This is a very simple lesson outline that worked well for me. It grew out of a lesson plan prepared by a colleague for the team of teachers teaching supplementary skills classes in a local state school. For me it was part of an on-going challenge to work my way around the physical and psychological obstacles of a traditional, fixed-seating classroom.
Students: 14 teenagers aged 16-17, mixed level
Global aim of the lesson : to build confidence and fluency in writing
Original focus: describing people
I drew an empty egg shape on the board in chalk. I said it was a person and confessed to being a terrible artist. The students eagerly agreed and sat up in their chairs, looking over their classmates’ heads rather then hiding behind them in the back rows. I asked them if they thought it was male or female and when they said he was male, I drew a second egg shape and told them that that one was female. I then asked them to prompt me to draw the facial features. We labelled new words as they came up, (bushy) eyebrows, (long) eyelashes, wrinkles/laughter lines and slowly built up a kind of old-fashioned police identikit meets Frankenstein’s monster on the board.
A late arriver came in and was promptly announced to be a great artist. I immediately surrender the chalk and sat down among the rows. The class continued to prompt the late student to draw the girl’s face. I joined in at times, but on the whole the class had taken the activity and were giving it their own momentum. The student’s artistic abilities didn’t really make up for my initial clumsy egg shape and both faces were deemed badly drawn caricatures (another new word) with great pleasure from the class.
At this point I stepped back in front of the class and asked the students to give the two people a bit more flesh and blood. I used this stage to quickly focus on the language that had been chosen for the class, the three questions, what is he/she like? what does he/she like? and what does he/she look like? We drilled the questions and then used them for the next stage: character building. The students gave the egg heads names, ages, interests, likes, dislikes and personalities. The energy was still good and the suggestions flowed, bouncing back and forth across the rows.
In this step we moved away from the board and to paper. The students worked in pairs. Each pair took a piece of scrap paper and created a new egg-head, prompting each other on features etc as they did. The language we’d used originally to draw the eggheads on the board was still there. There was quite a lot of referring to the vocabulary and more chat and interaction than usual. I think the activity worked well partly because we’d set the bar for the drawing very low – and the standard for the character building pretty high.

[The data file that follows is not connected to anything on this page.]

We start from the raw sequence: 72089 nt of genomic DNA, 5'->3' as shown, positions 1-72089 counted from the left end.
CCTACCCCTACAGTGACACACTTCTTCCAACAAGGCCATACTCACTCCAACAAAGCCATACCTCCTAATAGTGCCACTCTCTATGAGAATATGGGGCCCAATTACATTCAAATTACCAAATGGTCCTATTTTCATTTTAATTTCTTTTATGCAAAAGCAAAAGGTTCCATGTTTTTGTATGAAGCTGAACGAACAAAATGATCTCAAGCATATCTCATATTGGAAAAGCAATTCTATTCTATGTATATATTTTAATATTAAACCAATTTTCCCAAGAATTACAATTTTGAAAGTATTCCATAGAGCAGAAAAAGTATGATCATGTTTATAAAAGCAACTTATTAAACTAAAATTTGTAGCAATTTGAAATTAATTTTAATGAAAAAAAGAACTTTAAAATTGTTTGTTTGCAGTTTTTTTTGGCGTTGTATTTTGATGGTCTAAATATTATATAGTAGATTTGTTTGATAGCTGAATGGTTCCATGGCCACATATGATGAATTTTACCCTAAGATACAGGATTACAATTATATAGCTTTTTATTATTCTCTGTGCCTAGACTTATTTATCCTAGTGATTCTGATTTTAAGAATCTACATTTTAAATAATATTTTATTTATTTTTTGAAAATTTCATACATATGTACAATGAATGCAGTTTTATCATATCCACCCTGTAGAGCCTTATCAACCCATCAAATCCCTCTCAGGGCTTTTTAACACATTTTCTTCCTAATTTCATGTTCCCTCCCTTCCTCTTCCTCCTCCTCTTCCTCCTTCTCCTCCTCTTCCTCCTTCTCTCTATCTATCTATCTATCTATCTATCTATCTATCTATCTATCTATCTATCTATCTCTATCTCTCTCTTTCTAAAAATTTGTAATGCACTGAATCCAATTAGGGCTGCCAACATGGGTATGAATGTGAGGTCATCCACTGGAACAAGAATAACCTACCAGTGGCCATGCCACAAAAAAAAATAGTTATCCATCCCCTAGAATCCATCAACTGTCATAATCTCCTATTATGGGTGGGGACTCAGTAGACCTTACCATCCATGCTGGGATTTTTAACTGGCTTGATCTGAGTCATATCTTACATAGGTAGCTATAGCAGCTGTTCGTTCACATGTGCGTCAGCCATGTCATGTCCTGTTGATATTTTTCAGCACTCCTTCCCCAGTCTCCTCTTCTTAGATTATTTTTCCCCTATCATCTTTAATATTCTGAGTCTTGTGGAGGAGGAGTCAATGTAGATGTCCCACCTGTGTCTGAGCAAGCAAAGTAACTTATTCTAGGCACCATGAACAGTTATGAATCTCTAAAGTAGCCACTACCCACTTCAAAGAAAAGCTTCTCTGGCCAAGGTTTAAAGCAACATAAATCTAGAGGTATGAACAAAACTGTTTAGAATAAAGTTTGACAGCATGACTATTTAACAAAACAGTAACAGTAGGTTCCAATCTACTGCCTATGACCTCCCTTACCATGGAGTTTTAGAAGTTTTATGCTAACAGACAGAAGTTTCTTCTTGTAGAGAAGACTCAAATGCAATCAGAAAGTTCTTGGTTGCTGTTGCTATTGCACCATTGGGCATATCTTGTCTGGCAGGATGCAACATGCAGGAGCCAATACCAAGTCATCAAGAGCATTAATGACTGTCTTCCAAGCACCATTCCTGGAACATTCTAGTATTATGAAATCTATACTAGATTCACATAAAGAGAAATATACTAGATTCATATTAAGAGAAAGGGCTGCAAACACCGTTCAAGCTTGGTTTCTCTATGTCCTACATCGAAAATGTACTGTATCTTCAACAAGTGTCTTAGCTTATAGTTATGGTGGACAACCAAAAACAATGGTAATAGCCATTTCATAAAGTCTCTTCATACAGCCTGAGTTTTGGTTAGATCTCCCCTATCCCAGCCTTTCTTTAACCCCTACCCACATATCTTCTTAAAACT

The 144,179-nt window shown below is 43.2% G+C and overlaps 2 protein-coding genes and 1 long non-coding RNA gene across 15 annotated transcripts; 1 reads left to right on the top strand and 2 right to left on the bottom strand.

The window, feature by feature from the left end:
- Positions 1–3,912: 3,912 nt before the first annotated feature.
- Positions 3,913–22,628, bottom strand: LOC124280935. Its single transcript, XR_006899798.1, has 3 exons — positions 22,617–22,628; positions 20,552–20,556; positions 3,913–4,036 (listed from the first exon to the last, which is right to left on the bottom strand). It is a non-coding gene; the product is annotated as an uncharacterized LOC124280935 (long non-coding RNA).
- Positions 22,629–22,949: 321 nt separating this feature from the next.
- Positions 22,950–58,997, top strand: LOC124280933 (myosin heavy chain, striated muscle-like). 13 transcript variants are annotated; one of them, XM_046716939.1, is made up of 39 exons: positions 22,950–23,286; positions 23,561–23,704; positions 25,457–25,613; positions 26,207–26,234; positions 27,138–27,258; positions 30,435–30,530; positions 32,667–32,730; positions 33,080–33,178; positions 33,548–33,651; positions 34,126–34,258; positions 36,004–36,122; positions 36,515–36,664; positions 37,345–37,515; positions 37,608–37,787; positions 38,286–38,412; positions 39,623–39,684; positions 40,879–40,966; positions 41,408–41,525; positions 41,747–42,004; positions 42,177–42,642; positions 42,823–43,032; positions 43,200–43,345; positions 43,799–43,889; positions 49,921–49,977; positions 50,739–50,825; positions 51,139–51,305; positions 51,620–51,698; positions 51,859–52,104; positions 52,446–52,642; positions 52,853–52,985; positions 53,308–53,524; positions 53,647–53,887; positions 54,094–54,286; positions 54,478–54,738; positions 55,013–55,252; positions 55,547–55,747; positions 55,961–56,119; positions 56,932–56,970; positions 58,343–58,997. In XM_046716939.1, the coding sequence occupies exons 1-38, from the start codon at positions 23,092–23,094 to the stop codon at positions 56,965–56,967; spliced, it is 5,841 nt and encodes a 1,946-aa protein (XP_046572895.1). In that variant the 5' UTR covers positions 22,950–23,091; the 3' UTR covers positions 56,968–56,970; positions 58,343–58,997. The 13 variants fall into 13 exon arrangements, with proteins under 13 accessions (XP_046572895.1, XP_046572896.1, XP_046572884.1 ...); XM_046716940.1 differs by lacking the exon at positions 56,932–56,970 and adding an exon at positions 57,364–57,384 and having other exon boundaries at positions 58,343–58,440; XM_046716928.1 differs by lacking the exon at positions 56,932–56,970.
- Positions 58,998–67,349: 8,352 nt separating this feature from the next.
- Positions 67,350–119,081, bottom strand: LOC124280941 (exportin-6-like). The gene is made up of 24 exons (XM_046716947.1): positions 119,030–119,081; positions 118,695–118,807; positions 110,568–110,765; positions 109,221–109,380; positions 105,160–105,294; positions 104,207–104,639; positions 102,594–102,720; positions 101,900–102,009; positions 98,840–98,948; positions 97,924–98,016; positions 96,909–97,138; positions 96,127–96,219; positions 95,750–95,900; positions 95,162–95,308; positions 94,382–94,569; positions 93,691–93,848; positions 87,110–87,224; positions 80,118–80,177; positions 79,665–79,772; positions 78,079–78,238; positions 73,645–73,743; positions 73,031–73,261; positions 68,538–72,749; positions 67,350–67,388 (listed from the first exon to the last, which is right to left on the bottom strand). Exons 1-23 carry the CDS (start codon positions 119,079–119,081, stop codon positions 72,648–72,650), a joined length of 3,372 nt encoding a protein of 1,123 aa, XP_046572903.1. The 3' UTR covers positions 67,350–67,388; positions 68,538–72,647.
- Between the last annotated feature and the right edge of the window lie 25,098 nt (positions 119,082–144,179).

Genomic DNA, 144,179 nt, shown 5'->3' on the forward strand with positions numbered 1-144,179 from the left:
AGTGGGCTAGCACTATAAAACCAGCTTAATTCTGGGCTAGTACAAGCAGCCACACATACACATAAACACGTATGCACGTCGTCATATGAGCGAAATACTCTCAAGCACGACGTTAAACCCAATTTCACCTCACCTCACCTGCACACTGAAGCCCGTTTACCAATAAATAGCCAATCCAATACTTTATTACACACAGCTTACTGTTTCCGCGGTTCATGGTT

I went around, joining each pair in their row, or in the row in front or behind, listened in, and as they finished asked about the people they’d created. At this point each pair was working at their own pace. I monitored to keep the ball rolling. I didn’t mind what stage they were at so long as there was activity and momentum.
As each pair reached the stage of having a fleshed out person in their minds, I asked them to imagine that they had met that person recently. I asked them to imagine where they met them, what they were doing and how they got talking. I asked them to think about what they said to each other and whether they became friends or not. The next step was to write about their first meeting with this person, and at the same time describe them, as fully as they could. As each pair got to this point, they all put pen to paper and the writing flowed. The class was by now totally out of synch … and working pretty hard.
Possibly the most difficult thing to engineer was a kind of closure to the class. What I did was ask each pair, as they finished, to show their person and share their story with another pair. We continued swapping stories until everybody had finished. The last pair to finish told the whole class about their encounter and that’s where the lesson ended. I collected the texts to get an idea of where they’re at with their writing, but I’m not going to do any direct correction. We worked a lot on the texts as they grew. The final product was a final product that the students were happy with.
Drawing conclusions …
All to be taken within the context of a mixed ability teenage class:
- it’s OK to front at the board if all the students are engaged and involved
- it’s good to start off with a whole class activity that allows everyone to contribute, and where every contribution is equally valid, be it basic (a big nose) or a little more advanced (bushy eyebrows), before branching off into smaller groups or pairs
- I can get into the rows, monitor and move around among the students, almost as easily as in the traditional EFL horseshoe
- being out of synch is good, letting everyone work at their own pace, so long as everyone’s absorbed and that we can draw it all together at the end